Reviewed by: David Criswell, Ph.D.
|Featuring:||Tim Allen, Courteney Cox-Arquette, Chevy Chase, Kevin Zegers, Aaron Abrams, Kate Mara|
|Director:||Peter Hewitt (“Garfield”, “Tom and Huck”)|
|Producer:||Joseph Boccia, Trevor Engelson, Todd Garner, Neil A. Machlis, Nick Osborne, Julie Ragland, Jennifer Todd, Suzanne Todd|
“They’re going to save the world as long as they’re home for dinner.”
Review updated by writer: August 24, 2006
“A former superhero is called back to work to transform an unlikely group of ragtag kids into new heroes at a private academy.” If this sounds familiar, it is probably because last years’ “Sky High” had virtually the exact same plot. Of course, if there is anything that Hollywood is good at, it is remakes, rip-offs, and sequels. Having said that, the fact that this is a blatant rip-off does not mean that it is bad. In fact, some rip-offs are better than the originals. Moreover, “Zoom” is based on a comic strip so it is technically no more of a rip-off than Superman is of Captain Marvel (or was Captain Marvel a rip-off of Superman?). How then does it stack up to “Sky High”?
Although “Sky High”’s cast was great, “Zoom” boasts Tim Allen whose knack for comedy is well known. Chevy Chase returns to movies as an unlikable technician and Rip Torn appears in a role which looks like a clone of his role in “Men in Black”. The newcomers also do a fine job. On a theatrical level, the movie is a step down from “Sky High”, although (judging from the audience reaction during and after the movie) “Zoom” may be a film that appeals more to the younger crowd. I found it entertaining, but not particularly worth the cost of movie prices today. Nevertheless, the children in the audience appeared to have fun, and a few broke out into applause at the end of the film.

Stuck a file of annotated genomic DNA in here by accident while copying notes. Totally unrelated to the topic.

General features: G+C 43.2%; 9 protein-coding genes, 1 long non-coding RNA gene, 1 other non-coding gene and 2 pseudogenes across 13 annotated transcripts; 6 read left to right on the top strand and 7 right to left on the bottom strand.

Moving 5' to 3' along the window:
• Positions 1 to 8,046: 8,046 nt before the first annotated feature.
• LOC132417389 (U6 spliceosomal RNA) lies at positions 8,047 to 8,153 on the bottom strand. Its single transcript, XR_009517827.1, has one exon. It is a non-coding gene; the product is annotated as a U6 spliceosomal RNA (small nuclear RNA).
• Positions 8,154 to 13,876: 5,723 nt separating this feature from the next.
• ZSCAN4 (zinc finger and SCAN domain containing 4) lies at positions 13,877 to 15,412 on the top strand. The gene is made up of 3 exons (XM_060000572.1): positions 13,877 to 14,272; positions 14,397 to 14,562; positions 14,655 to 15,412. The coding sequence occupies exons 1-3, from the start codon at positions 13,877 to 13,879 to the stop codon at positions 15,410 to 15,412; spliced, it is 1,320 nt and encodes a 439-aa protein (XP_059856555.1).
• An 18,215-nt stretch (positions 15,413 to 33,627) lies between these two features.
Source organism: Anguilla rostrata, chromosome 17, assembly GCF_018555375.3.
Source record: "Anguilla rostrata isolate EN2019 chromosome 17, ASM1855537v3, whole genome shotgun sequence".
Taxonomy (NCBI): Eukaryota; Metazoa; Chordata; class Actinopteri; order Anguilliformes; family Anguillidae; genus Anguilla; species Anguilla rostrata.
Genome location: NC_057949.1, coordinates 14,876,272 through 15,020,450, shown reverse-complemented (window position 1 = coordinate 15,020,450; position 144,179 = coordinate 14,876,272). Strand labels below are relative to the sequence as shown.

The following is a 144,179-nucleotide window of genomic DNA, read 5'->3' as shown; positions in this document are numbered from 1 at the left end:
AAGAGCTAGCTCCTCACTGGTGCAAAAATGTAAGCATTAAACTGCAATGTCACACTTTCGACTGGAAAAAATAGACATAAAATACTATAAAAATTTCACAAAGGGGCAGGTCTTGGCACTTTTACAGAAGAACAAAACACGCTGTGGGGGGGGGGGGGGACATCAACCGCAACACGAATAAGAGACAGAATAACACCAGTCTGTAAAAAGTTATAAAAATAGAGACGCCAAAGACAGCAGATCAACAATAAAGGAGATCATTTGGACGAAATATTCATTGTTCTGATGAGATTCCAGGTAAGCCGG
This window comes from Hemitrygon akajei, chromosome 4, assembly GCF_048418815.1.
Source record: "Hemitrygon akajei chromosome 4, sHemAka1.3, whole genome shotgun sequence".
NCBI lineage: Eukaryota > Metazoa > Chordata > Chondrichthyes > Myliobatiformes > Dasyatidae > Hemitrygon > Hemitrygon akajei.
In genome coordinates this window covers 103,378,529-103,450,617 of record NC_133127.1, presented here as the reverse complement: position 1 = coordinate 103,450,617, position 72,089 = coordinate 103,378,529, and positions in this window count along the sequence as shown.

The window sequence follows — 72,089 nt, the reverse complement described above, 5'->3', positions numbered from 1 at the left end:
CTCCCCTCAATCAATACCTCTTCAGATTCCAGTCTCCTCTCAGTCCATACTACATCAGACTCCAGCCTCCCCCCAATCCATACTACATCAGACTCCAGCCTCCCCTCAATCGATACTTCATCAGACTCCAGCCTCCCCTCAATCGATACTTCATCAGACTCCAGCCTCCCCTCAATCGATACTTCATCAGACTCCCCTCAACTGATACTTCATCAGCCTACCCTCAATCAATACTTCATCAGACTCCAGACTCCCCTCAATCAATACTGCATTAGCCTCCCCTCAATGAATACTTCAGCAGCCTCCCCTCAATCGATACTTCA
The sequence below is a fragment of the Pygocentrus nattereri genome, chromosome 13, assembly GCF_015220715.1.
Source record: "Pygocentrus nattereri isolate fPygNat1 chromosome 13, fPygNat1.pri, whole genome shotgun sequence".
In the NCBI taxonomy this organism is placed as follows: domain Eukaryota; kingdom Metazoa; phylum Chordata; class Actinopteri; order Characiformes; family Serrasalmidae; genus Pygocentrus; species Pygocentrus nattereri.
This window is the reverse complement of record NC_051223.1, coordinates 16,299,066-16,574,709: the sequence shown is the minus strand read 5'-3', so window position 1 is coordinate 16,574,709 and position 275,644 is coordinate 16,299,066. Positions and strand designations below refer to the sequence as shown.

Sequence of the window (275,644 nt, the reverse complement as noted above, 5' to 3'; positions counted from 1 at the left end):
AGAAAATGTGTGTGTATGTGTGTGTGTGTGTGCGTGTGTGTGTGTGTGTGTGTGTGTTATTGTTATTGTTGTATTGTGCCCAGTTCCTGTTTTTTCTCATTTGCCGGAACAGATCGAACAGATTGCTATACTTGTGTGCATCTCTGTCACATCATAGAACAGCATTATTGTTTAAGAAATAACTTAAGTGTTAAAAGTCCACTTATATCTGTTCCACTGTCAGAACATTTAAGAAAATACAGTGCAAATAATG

In the film several children are recruited for a top secret organization but the retired Zoom does not seem eager to teach the children. He seems apathetic and uncaring as he is still distraught, mistrustful, and angry over the government abuses that destroyed the last superhero team. Eventually, he and the children become not a team, but a family. They fight to stop the evil brother of Zoom, and reverse the effects which turned him from goodness.
Morally the film is aimed at younger audiences although the lurking appearance of toilet humor rears its nasty head on a few occasions. One child calls someone a “lard butt,” there is joke about passing gas, a disgusting burp, and most disgusting is a scene where a kid blows nasal phlegm (of massive proportions) over several characters. Thus the movie is clearly PG for parental guidance. Despite these instances, the film is targeted for children and generally good.
One issue that parents may want to discuss after the movie, however, is how the movie portrays good and evil. In “Zoom”, the villain is presented as being evil because of a dose of gamma radiation. Zoom later tries to reverse the effects of the gamma radiation through superhero technobabel. Although the issue is not particularly harmful to the movie, parents should teach their children that evil is not artificially created but a part of the sinfulness of human nature. One cannot “reverse” evil’s effects by any means save the Messiah, Jesus Christ. In an age where terrorism should show how evil in the world is manifest, the apparent detachment of evil from issues of morality seems out of place.
Overall, “Zoom” was entertaining, if not spectacular. It will appeal more to children than adults, but adults should enjoy it as well. If you don’t have children, I would recommend waiting until it is on DVD and making it a double feature with the superior “Sky High”.
Violence: Mild / Profanity: Minor / Sex/Nudity: None